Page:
We always have an open-door policy at Christmas; friends who have 'no place to go' are always welcome at the table - and with enough warning we make a stocking for them, too.

Our favorite thing to do in the evenings leading up to Christmas Eve is to sit in front of the TV and watch all of the 'old' Christmas movies - and we are constantly adding to that group too. But we are very particular; brainless garbage or oversimplified remakes are not included just because they have a Christmas tree or someone dressed in red velvet. I and my best friend love "It's a Wonderful Life", but there are others... Rudolph and Frosty of course, and "Miracle on 34th Street" (the b/w one of course, the Natalie Wood one, and the most recent one are all in the library here) , and the one that no one else has ever heard of, "A Wish for Wings That Work" with Opus the penguin and Bill the Cat. Yes, we even like Bill Murray's "Scrooged". And as many times as I've seen them, I still cry at all of the 'appropriate' places.

Presents don't mean that much to us; gifts are something we prefer to give when we find something someone else would really REALLY like, or just to send an email card or make a phone call. We didn't raise our kids to require presents and false feelings of being forced to acquiesce to advertising hype. Just this past week, we loaded up our daughter's truck with all of our son's old He-Man and Castle Greyskull toys, and she took them to him. He had reserved a spot on his bookshelves just for them, and reports say he was playing with them as of old! Hee hee. What could be a better gift to an all-grown-up child than a chance to relive one's childhood?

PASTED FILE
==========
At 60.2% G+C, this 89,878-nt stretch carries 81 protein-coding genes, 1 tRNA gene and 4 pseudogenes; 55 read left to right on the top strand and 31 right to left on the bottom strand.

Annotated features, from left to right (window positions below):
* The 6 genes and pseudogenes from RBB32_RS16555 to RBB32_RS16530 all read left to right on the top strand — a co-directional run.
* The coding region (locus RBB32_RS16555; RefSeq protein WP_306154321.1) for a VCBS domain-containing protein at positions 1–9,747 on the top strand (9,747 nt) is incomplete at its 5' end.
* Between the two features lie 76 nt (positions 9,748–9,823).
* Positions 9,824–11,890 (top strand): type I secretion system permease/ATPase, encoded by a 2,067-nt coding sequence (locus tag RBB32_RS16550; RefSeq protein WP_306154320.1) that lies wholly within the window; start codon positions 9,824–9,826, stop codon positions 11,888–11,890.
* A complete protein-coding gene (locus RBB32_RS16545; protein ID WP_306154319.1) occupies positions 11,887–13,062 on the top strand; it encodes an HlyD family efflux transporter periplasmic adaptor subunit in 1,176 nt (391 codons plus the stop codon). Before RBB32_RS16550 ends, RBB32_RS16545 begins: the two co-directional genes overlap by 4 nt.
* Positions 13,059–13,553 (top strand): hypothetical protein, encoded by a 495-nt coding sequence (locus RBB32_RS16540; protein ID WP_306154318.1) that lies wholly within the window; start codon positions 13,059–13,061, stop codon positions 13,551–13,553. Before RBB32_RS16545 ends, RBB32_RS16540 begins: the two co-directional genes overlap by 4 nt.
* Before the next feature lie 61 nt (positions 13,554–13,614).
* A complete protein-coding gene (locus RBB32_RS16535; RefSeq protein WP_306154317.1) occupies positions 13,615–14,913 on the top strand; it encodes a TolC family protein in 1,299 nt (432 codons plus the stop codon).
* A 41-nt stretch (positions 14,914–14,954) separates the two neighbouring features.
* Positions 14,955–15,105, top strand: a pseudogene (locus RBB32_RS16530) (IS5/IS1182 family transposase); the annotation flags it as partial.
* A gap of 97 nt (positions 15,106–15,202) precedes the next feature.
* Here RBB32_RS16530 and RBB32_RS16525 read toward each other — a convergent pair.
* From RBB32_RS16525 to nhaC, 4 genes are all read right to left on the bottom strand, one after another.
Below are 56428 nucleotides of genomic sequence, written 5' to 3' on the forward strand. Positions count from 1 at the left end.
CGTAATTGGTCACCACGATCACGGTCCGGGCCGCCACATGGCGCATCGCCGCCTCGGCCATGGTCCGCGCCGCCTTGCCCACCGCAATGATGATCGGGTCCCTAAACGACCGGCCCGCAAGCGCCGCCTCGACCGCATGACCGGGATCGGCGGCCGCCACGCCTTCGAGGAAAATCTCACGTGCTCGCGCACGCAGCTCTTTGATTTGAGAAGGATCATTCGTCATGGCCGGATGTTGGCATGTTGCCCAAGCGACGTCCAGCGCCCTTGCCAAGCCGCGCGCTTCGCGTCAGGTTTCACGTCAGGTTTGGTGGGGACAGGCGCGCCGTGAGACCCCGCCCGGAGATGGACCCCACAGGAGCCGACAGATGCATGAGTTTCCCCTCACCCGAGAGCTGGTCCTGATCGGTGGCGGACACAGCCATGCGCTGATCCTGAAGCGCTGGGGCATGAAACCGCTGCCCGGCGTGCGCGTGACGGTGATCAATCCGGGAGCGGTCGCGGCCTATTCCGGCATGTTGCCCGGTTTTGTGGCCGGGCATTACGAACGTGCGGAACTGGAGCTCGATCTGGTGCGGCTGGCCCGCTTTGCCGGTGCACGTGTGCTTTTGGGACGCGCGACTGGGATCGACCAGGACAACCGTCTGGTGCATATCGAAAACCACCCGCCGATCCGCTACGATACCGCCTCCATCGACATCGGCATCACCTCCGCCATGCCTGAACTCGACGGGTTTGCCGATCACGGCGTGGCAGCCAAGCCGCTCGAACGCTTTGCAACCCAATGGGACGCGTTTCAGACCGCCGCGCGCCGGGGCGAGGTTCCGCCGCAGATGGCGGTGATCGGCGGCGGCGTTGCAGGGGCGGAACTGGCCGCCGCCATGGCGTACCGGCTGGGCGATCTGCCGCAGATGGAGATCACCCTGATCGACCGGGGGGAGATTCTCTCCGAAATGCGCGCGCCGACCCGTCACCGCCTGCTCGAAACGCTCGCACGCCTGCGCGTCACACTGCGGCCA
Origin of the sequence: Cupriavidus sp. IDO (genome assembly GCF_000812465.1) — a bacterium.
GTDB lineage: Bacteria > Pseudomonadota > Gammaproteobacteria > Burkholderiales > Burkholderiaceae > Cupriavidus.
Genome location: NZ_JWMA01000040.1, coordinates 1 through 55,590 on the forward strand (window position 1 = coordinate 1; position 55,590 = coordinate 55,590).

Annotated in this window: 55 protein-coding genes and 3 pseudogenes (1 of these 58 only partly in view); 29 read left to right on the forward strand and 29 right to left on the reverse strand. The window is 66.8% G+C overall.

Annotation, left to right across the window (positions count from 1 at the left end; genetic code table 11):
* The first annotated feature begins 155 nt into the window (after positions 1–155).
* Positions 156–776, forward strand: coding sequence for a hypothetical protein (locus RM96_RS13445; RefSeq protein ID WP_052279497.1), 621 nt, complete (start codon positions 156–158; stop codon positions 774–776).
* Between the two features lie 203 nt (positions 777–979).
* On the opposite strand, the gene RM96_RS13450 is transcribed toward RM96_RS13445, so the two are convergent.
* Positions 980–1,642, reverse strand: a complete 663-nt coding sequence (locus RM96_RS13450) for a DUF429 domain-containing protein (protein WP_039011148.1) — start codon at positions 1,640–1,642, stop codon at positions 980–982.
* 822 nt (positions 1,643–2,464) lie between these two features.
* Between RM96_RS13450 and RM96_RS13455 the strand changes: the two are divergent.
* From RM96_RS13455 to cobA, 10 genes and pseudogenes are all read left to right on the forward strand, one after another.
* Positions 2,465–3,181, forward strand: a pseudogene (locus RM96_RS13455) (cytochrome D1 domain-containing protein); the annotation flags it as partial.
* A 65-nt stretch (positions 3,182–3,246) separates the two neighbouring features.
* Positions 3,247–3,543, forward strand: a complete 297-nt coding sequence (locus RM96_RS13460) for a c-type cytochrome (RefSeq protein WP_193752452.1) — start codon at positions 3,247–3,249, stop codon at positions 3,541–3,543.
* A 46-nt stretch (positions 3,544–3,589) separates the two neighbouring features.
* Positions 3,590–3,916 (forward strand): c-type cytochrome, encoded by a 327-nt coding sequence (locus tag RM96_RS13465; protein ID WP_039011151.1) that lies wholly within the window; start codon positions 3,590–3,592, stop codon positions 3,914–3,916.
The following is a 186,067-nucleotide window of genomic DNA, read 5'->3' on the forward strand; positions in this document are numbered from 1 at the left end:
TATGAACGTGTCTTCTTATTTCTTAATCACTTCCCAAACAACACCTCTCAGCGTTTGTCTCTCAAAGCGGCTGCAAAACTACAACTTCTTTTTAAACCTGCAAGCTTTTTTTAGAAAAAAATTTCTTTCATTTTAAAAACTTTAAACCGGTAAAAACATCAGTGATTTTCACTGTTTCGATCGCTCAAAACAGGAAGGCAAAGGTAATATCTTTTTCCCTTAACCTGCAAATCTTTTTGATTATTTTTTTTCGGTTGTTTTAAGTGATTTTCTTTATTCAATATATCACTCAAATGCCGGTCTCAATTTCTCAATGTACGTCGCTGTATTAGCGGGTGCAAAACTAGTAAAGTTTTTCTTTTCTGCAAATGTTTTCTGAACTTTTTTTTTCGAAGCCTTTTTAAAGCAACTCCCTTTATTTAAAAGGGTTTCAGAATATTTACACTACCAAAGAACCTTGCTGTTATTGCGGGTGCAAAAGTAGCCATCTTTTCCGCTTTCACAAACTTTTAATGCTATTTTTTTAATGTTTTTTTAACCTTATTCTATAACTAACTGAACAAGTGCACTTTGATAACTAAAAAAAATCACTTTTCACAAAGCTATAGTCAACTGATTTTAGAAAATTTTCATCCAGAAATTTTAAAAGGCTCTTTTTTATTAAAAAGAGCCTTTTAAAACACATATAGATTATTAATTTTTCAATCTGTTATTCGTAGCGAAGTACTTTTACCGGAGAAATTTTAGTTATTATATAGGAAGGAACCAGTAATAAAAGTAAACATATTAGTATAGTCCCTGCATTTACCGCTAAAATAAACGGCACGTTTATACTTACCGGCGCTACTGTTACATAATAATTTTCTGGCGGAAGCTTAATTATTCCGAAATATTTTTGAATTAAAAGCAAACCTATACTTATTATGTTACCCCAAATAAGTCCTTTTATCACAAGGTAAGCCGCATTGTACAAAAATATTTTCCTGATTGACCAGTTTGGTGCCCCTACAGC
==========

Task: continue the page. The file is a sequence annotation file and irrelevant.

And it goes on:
The things that matter to us are things that bring us and others joy; from the groaning tables of food, thru the brightly colored and happy lights, the music and movies, and even down to the silly little button, "HO-3" we wear... Joy is in the ears that hear, the eyes that see, the hearts that share. These are our traditions.

Saturday, November 15, 2008

$10 Steak Dinner?

Umm, well, yes - when you live in beef country, you can go to a fundraiser for the American Legion and pay $10 a head for donated, sweetly tender, grassfed Angus beef, over an inch and a half thick, cooked over an open charcoal grill, plus a baked potato and multiple salads and desserts and bread, even a drink.